Today known for the name given by a later owner, the building that marks the entrance to New Haven was originally built by the Armstrong Rubber Company—a family-owned tire company that started to fear it was becoming too dependent on orders from its primary client, Sears and Roebuck. Seeking to strengthen its identity the company’s leaders approached the mayor of New Haven about purchasing a plot of land right off the highway in New Haven’s Long Wharf neighborhood. The mayor, eager to increase the presence of New Haven and have the building become a symbol of the city, requested the work of a noted architect and—having previously worked with Johnson, Saarinen, and Kahn, among others—recommended Marcel Breuer for the job.
The Armstrong Rubber Company called for a relatively simple plan. The company needed two or three floors of administrative offices, which they wanted separated from their research and development laboratories in order to minimize the noise of testing tires. The mayor, on the other hand, worried this would make the building imperceptible from the road and demanded a skyscraper be built instead. Breuer offered a compromise by building a two story base that housed the laboratory and suspending the offices over a two floor gap. The goal was for the offices to expand and fill the in-between slot in the future, although that became unlikely as the company asked Breuer to reduce the number of office floors from five to four instead.
And although the main form, at once hefty and gravity defying, as well as the freestanding sign that once accompanied it are undoubtedly stunners, Pirelli’s most distinct feature remains the narrow side of the building, boasting one of the most striking examples of Breuer’s use of molded pre-cast concrete panels (what he referred to as crystallic forms) which give it a highly sculptural presence while providing protection from the sun.
After changing owners several times and finally being abandoned in 1999, the land Pirelli occupies was acquired by Ikea in 2002. After much criticism from the public and media the company reneged on its original plan to demolish the building, but knocked down the extension of the originally L-shaped building to build a large parking lot, at the same time draping the main form in advertising. Not much has changed since then but, as several journalists have noted, the neglect has likely had an significant impact on the structure and the interiors of the building, leaving its future resurgence highly unlikely.
From striking Colonial-era houses to the splendor of Newport mansions Rhode Island is undoubtedly rich in architectural history. However, its modernist tradition lies surprisingly empty. The main exception is Ira Rakatansky, a Harvard alum who, in the 1940s, studied under Marcel Breuer and Walter Gropius. Rakatansky left behind a selection of elegant residential works mostly centered around Providence, so when a recent trip to Rhode Island included a stopover in Providence, a quick tour of Rakatansky’s work was in order (I primarily followed this map, which lists his key buildings). I was surprised that many of these structures were often difficult to spot from the street, appearing almost hidden on their lots. And although Rakatansky believed landscape was secondary to architecture, the discrete volumes, large windows and muted palette of his buildings undeniably establish a gentle rapport with their surroundings.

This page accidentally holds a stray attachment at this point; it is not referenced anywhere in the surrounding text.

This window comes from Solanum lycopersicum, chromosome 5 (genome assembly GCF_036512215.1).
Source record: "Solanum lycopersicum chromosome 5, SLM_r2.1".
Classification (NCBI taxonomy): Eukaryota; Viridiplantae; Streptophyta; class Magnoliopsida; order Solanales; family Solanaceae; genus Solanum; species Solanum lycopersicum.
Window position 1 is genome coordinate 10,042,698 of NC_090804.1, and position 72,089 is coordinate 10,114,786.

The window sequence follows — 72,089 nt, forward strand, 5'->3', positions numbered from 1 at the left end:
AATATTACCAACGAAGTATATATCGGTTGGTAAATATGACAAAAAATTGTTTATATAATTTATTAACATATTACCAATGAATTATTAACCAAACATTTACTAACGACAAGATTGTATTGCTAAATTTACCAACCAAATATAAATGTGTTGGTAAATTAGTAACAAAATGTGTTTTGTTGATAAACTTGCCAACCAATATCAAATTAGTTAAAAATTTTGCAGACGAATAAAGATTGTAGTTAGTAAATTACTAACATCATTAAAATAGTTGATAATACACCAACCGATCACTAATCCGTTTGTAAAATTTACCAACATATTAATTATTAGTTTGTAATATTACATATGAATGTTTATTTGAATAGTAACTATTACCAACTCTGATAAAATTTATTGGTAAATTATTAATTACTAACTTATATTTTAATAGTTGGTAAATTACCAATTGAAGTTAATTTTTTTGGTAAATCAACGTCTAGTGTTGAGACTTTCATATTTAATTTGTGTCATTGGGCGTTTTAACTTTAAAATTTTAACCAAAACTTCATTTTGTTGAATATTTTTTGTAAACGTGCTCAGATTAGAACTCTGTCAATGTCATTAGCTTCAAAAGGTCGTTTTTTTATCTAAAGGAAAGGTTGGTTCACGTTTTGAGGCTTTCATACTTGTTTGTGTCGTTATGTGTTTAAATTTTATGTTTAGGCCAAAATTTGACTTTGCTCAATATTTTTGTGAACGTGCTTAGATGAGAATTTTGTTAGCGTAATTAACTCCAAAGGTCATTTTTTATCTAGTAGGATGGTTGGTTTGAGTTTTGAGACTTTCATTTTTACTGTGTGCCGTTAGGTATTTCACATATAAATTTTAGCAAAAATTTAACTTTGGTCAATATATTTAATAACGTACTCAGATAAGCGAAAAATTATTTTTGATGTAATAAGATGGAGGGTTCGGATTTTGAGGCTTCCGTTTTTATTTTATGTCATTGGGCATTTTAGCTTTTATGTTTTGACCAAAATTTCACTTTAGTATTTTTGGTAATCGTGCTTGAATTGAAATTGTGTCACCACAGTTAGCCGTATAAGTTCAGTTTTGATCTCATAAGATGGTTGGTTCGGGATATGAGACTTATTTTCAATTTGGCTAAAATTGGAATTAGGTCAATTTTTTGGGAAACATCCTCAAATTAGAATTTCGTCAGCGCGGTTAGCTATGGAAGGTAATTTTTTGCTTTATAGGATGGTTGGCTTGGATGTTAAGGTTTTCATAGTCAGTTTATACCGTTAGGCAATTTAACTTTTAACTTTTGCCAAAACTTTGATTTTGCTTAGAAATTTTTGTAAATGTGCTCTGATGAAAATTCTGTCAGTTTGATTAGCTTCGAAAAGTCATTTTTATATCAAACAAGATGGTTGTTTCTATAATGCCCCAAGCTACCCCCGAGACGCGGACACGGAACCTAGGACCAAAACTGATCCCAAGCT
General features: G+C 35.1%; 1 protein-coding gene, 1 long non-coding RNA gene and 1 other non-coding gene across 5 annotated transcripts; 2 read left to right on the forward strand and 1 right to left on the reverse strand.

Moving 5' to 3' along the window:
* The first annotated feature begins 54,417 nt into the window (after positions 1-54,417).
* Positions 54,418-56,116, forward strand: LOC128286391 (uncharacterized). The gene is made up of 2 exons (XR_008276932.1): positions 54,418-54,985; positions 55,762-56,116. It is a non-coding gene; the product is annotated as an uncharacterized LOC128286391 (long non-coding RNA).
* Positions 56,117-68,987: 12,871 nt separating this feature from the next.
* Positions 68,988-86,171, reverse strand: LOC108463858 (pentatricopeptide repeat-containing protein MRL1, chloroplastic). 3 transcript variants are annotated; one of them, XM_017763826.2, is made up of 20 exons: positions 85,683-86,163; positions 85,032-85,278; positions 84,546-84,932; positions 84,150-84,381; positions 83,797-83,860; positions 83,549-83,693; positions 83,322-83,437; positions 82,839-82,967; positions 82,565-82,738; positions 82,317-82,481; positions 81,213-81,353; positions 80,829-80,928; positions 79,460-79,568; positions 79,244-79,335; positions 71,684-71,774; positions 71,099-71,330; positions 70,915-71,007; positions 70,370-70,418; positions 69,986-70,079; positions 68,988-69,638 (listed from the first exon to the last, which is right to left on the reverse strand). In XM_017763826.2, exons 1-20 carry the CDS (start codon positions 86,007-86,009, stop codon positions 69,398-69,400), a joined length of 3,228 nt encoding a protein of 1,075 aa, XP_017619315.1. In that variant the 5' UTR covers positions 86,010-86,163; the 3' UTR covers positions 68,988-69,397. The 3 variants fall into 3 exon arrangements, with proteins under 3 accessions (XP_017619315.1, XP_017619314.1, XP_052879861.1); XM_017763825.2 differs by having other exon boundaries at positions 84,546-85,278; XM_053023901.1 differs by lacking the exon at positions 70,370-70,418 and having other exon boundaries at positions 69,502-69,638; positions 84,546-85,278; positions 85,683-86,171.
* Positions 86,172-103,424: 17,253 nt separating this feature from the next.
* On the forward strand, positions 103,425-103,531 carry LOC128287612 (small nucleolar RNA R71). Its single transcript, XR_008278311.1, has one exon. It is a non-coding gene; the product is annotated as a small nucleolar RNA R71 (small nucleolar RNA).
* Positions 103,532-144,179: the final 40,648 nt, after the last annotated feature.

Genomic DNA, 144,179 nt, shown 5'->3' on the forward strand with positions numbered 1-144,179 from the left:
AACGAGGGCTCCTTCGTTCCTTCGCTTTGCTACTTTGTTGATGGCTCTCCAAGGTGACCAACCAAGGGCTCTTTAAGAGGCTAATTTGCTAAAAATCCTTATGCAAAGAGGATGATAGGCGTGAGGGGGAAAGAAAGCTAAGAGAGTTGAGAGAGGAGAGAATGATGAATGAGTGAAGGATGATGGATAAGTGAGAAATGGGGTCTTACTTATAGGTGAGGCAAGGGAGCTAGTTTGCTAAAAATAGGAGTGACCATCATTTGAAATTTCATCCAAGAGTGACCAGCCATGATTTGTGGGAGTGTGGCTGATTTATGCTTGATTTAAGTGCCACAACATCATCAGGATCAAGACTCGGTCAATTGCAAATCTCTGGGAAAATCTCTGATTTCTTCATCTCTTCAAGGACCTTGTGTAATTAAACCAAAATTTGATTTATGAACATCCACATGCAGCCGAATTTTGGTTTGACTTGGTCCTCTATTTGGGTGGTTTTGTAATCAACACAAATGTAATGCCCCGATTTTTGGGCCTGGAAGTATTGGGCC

One of my favorites was Rakatansky’s architecture office (above), all angles and glass. Not to mention the striking detail of clerestory windows in the main building, particularly powerful when seen from the inside.
In 2010 Apartment Therapy presented a lovely tour of Rakatansky’s own home, which can be found here.
Behind the intricately carved geometric patterns of Dana Bechert’s ceramic vessels lies an ongoing problem-solving process: “I create things as I develop a need for them,” says Bechert. From coffee pour-over funnels to planters and tea sets, Bechert’s interests in cooking and gardening find a functional expression in her ceramics. She credits her time at the Maryland Institute College of Art, and the broad range of classes she took there, with teaching her how different crafts can inform one another.
In her work, Bechert, who grew up in rural Connecticut and has a studio in Nottingham, Pennsylvania, draws from imagery as diverse as American pieced quilts, Native American Acoma Pueblo pottery, and historical textile prints and weavings, but her primary source of inspiration remains geometry as it appears in nature. “Most of my ceramic work is done outside, among the birds, bugs, and plants,” says Bechert. “I find my work looks best when it is paired with organic matter, and I feel like, in some small way, I am able to add value to these wild subjects.”
For an artist who prefers to work in nature, winter might be considered a quiet time to rest and regroup, but Bechert has, instead, been keeping busy with her next project, a camp and artist residency called Oak Hill Nature Center. “It will be focused on environmental and agricultural education, with traditional craft and culinary skill-building as part of the curriculum,” says Bechert. “I’m excited to see how my ceramics practice will fit into my pursuits there.”
Founding studio DAMM gave wife-and-husband team Brenda and Robert Zurn an opportunity they were more than happy to embrace—to work on new projects together. “From our very first apartment together, we have made our own furniture, including bookshelves, coffee tables, bed frames, and cabinets,” Brenda says. Based in St. Petersburg, Florida, the Zurns decided to launch their joint venture with a foray into lighting. “Lighting allows us to be sculptural in an open way,” says Robert. “The restrictions on lighting are minimal and, if done well, a fixture or a lamp can stand alone like a unique art object.”